4 Reasons Why Trump Is Cracking Down on Steel Imports

Trump does not want foreign steel in the US, and he made it clear on Thursday, again. In an interview, Trump bashed countries like China who are ‘dumping steel’ in the US. Trump has been talking about not letting imported steel reach America, but the White House has not taken an action yet. Here are four reasons why Trump is cracking down on imports of steel.

Steel imports

Threat to National Security


The White House believes that imported steel could be a threat to national security. It has launched an investigation into this matter, but nothing could be achieved. The administration has also begun a separate investing into aluminum imports as well. Many believe that such imports are making American production take a nosedive and dependent on other nations for steel needs. If the Commerce Department feels this way, Trump could levy steel tariffs on imports under a 1962 trade law (section 232) on the grounds of national security.

Making America Great Again, Maybe


Trump believes that imported lower cost steel and aluminum are making it difficult for domestic firms to survive. Price is one of the primary motivators for the choice of foreign steel which is available on a larger scale at a cheaper cost. The Senate Finance Committee, upon a discussion with Wilbur Ross has suggested that the question is no more about whether Trump will implement a tariff. The question is about how severe the tariff could be. However, economists have rejected this idea, calling it ‘a big mistake’.

Domestic Industry Pressure on Steel Imports


The domestic steel industry believes that foreign competition keeps them at a disadvantage as their prices are higher than foreign steel and aluminum. Due to this, American firms get ruled out in the market and even go out of business as they are unable to compete with the low prices foreign steel. Many other domestic industries have voiced their concerns regarding this tariff as their costs will increase indirectly.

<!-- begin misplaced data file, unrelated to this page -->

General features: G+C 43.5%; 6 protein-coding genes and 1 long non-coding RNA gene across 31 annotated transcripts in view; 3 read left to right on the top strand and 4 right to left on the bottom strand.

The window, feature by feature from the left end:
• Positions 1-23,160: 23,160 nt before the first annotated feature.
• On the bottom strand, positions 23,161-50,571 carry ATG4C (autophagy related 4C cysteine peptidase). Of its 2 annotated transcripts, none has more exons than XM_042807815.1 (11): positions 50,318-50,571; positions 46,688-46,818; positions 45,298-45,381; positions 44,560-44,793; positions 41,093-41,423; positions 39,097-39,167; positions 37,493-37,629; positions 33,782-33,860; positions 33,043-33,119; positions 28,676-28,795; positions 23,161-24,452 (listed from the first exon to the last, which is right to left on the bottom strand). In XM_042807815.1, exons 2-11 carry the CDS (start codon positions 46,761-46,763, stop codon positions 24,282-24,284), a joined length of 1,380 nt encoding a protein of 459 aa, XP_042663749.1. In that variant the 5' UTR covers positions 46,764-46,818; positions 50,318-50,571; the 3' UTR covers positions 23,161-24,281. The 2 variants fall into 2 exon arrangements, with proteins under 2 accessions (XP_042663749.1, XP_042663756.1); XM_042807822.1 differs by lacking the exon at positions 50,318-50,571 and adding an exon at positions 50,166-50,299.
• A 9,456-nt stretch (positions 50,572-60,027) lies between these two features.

No More China Friendship?


Trump has attacked China throughout his presidential campaign. He has called the country a currency manipulator and went to loggerheads with the Chinese. In the recent steel import development too, China is being seen as the primary target. Trump previously backed out on his promise to label China a ‘currency manipulator’ formally after becoming President. If he fulfills this promise, he is calling retaliation and international trade disputes.

Note that the Commerce Department had to submit a report on their investigations by June end. We only know that the committee has singled out Canada, as the rest of the details are still under wraps. From the nations that supply steel to the US, only Canada is found ‘not dumping’ their steel in the US. Wilbur Ross, who is heading this investigation, gave vague answers on the public issue of the report.

“It will come out when it is ready to come out,” said Ross when asked when the report will be ready.


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